In The Art of Sound – Algorithmic Foley Artists?, we saw how researchers from MIT’s CSAIL Lab were able to train a system to try to recreate the sound of a silently videoed object being hit by a drumstick using a model based on video+sound recordings of lots of different sorts of objects being hit by a drumstick. In this post, we’ll see another way of recovering audio information from a purely visual capture of a visual scene, also developed at CSAIL.
Fans of Hollywood thrillers or surveillance-themed TV series may be familiar with the idea of laser microphones, in which laser light projected onto and reflected from a window can be used to track the vibrations of the window pane and record the audio of people talking behind the window.
Once the preserve of surveillance agencies, such devices can today be cobbled together in your garage using components retrieved from commodity electronics devices.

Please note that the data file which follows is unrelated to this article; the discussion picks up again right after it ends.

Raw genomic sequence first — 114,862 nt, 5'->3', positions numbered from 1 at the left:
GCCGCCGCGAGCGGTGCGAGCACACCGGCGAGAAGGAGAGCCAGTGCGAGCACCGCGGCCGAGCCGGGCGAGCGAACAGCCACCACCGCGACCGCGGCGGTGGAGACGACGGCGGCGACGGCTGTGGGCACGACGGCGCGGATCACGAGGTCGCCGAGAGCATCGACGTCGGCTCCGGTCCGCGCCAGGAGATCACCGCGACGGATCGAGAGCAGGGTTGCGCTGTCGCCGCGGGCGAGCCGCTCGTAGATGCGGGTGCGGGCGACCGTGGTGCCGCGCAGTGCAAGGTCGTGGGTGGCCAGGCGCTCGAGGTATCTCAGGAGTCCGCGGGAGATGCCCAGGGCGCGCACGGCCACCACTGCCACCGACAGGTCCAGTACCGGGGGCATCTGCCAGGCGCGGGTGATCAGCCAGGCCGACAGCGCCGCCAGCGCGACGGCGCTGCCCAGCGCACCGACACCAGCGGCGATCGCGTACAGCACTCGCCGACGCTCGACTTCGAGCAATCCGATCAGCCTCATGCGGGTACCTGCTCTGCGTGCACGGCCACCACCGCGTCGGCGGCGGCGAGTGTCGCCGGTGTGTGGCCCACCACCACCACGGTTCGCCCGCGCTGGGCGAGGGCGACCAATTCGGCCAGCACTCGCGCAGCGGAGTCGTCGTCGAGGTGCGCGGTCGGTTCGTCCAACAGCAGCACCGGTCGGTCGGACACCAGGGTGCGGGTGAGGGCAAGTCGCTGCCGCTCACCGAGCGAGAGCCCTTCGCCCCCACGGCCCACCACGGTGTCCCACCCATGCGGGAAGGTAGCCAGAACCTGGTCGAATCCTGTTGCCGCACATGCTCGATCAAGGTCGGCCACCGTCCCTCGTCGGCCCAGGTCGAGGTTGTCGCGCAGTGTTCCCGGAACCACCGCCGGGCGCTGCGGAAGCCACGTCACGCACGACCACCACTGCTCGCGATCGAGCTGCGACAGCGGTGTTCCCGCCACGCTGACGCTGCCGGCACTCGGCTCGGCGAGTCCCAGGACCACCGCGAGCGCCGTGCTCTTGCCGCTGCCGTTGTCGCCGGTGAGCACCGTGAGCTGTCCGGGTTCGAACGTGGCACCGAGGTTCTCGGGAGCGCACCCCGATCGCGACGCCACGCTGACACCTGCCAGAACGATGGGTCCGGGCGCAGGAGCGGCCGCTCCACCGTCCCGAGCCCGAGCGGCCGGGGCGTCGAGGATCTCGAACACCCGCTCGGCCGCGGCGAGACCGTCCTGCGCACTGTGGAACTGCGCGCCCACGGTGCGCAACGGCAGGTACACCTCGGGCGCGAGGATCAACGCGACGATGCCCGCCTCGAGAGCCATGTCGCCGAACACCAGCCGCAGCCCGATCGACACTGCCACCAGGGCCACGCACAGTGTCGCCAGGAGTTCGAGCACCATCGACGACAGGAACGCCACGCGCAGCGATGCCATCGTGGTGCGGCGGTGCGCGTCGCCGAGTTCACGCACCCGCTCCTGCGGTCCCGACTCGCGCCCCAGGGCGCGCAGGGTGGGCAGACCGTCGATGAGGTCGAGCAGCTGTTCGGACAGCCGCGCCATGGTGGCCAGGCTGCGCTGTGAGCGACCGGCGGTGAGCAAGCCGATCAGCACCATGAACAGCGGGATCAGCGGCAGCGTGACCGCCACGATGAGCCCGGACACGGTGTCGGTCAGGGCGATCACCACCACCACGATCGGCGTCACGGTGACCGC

The technique used by the laser microphone is based on measuring vibrations caused by sound waves relating to the sound you want to record. Which suggests that if you can find other ways of tracking the vibrations, you should similarly be able to retrieve the audio. Which is exactly what the MIT CSAIL researchers did: by analysing video footage of objects that vibrated in sympathy (albeit minutely) to sounds in their environment, they were able to generate a recovered audio signal.
As the video shows, in the case of capturing a background musical track, whilst the audio was not necessarily the highest fidelity, by feeding the input into another application – such as Shazam, an application capable of recognising music tracks – the researchers were at least able to identify it automatically.
So not only can we create videos from still photographs, as described in Hyper-reality Offline – Creating Videos from Photos, we can also recover audio from otherwise silent videos.